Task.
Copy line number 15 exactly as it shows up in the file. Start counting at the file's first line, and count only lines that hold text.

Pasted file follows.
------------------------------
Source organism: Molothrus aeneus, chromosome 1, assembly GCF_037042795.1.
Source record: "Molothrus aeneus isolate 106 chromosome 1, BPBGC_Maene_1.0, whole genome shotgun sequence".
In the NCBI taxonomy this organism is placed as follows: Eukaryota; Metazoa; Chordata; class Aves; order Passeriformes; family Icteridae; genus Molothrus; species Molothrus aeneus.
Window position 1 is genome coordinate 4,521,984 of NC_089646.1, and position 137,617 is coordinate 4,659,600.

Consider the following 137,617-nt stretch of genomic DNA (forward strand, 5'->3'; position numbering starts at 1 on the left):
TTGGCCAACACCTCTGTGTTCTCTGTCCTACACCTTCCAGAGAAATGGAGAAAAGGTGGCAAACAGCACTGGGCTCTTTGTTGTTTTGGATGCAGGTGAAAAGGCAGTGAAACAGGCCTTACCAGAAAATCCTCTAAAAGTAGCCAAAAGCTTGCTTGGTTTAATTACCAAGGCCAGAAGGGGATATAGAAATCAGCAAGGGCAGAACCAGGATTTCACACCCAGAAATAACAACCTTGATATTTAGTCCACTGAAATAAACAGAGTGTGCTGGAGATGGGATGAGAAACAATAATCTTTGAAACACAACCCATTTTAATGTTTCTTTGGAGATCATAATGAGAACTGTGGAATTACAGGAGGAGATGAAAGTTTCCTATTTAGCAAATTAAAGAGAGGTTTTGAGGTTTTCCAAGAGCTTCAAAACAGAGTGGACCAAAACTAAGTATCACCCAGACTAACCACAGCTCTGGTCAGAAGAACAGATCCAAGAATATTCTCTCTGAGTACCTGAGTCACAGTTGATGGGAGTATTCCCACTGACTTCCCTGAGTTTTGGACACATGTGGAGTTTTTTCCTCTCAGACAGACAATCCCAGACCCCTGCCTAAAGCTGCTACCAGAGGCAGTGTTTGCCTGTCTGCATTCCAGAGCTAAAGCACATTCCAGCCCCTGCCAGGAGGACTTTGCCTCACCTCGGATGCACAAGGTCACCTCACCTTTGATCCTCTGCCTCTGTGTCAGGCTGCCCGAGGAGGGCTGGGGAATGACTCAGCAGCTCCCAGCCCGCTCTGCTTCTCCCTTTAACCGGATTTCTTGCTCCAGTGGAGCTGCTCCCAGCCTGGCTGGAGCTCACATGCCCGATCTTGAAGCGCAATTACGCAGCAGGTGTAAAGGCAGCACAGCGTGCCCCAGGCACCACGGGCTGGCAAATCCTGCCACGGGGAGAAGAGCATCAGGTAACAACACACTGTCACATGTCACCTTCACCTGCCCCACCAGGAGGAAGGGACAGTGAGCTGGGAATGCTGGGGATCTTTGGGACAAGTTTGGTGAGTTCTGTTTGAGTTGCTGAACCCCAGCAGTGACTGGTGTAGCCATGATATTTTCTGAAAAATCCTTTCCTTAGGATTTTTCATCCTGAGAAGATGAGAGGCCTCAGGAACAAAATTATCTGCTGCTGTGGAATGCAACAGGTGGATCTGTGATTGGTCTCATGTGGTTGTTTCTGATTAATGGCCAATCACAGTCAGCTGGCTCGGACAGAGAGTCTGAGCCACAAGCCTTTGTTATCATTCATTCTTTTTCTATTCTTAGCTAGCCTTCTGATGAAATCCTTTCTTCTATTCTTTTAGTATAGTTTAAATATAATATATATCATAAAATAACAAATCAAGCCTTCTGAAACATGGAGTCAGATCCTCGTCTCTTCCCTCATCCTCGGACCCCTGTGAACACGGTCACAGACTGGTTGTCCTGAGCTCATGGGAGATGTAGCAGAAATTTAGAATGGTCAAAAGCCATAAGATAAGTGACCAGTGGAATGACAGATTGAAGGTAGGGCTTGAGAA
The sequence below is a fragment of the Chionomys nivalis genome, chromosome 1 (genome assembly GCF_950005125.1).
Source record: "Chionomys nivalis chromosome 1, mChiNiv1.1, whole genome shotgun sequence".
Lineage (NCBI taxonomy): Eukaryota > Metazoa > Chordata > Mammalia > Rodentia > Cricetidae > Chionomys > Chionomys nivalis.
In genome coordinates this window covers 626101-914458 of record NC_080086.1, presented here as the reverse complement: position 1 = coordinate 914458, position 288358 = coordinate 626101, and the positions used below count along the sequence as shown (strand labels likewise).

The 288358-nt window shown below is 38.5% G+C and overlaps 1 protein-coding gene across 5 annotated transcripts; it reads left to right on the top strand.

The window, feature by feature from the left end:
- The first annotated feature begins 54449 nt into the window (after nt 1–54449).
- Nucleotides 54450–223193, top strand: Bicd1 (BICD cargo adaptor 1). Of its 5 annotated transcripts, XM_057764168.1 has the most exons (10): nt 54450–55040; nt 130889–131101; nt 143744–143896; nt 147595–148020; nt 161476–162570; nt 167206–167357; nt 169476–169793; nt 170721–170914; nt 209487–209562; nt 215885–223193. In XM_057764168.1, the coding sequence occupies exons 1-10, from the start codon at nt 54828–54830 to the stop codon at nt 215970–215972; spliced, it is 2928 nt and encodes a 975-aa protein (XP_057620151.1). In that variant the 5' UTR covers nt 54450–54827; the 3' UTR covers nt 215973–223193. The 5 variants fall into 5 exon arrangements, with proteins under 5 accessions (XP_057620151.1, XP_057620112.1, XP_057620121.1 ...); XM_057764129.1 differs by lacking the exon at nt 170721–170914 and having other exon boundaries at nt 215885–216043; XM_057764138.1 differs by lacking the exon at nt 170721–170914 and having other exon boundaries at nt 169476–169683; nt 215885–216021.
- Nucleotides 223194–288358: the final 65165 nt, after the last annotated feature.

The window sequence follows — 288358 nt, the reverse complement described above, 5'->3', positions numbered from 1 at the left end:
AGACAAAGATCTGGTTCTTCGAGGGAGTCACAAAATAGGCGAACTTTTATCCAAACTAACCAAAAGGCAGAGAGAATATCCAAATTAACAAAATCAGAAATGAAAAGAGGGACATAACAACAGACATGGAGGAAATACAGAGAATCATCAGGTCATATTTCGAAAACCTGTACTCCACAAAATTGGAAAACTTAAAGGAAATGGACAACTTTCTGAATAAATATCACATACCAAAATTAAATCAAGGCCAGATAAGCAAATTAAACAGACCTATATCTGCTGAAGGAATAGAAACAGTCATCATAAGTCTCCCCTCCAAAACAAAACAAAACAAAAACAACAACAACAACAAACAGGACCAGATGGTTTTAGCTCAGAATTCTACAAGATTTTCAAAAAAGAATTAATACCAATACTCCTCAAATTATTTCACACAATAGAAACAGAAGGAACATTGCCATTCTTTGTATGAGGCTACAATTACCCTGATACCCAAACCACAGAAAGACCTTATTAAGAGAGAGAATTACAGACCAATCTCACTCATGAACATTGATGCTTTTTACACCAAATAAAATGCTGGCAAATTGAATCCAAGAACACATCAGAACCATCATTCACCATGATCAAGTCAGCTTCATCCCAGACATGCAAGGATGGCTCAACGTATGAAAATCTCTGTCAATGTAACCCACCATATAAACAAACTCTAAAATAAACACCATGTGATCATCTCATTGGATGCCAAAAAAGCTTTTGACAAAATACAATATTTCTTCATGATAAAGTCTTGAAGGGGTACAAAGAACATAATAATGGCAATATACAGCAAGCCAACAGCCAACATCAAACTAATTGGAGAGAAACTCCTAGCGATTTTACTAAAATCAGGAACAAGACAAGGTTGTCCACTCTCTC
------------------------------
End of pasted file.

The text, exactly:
- Nucleotides 223194–288358: the final 65165 nt, after the last annotated feature.